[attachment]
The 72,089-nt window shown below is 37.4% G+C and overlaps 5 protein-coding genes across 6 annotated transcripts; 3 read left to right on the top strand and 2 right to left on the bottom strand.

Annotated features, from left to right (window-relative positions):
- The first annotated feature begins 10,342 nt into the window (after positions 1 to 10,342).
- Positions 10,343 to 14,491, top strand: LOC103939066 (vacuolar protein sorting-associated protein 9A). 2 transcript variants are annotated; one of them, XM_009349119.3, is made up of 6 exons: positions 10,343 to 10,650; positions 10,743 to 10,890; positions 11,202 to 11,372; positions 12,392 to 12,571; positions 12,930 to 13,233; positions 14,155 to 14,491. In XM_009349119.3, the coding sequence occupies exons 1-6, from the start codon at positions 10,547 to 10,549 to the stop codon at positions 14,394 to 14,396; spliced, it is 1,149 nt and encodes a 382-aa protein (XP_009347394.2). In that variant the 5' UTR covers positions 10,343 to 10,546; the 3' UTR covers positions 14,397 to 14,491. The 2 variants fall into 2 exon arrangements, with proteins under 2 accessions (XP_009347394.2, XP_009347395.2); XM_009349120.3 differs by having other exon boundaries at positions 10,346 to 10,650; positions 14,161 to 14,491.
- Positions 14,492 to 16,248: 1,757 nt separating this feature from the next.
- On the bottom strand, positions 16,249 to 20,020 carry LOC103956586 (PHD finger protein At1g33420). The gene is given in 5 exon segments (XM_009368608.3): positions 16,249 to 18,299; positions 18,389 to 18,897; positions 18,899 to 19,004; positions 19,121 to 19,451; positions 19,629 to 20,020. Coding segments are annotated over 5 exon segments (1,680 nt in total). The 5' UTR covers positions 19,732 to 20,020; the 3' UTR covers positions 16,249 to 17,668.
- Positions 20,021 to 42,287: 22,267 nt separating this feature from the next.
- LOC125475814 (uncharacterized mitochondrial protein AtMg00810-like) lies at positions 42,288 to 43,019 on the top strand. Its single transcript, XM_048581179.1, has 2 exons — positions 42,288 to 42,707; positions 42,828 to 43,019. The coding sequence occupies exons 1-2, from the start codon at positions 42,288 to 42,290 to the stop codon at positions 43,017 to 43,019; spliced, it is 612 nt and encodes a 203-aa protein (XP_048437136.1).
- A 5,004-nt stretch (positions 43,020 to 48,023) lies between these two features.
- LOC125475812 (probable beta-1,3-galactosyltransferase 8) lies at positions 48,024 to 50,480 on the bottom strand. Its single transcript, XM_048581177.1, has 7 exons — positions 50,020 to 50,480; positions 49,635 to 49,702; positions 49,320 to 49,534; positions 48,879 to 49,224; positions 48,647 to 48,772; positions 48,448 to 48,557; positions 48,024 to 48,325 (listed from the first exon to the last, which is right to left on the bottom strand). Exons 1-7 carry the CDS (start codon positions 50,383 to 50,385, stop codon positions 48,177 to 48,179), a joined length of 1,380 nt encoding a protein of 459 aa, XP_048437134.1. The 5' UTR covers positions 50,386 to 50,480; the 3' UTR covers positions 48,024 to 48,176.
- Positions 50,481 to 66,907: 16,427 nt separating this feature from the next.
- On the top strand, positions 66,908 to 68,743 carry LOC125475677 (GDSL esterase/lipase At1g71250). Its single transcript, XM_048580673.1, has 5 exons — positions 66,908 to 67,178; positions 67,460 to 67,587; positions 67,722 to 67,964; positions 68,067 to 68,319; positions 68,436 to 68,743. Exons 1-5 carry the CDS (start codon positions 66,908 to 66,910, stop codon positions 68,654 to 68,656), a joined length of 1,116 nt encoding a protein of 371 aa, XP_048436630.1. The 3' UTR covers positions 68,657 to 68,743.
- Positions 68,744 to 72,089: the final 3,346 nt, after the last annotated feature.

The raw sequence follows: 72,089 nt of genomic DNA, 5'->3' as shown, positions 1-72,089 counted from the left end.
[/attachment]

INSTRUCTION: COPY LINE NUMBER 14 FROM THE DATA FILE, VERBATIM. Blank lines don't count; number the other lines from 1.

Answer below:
The raw sequence follows: 72,089 nt of genomic DNA, 5'->3' as shown, positions 1-72,089 counted from the left end.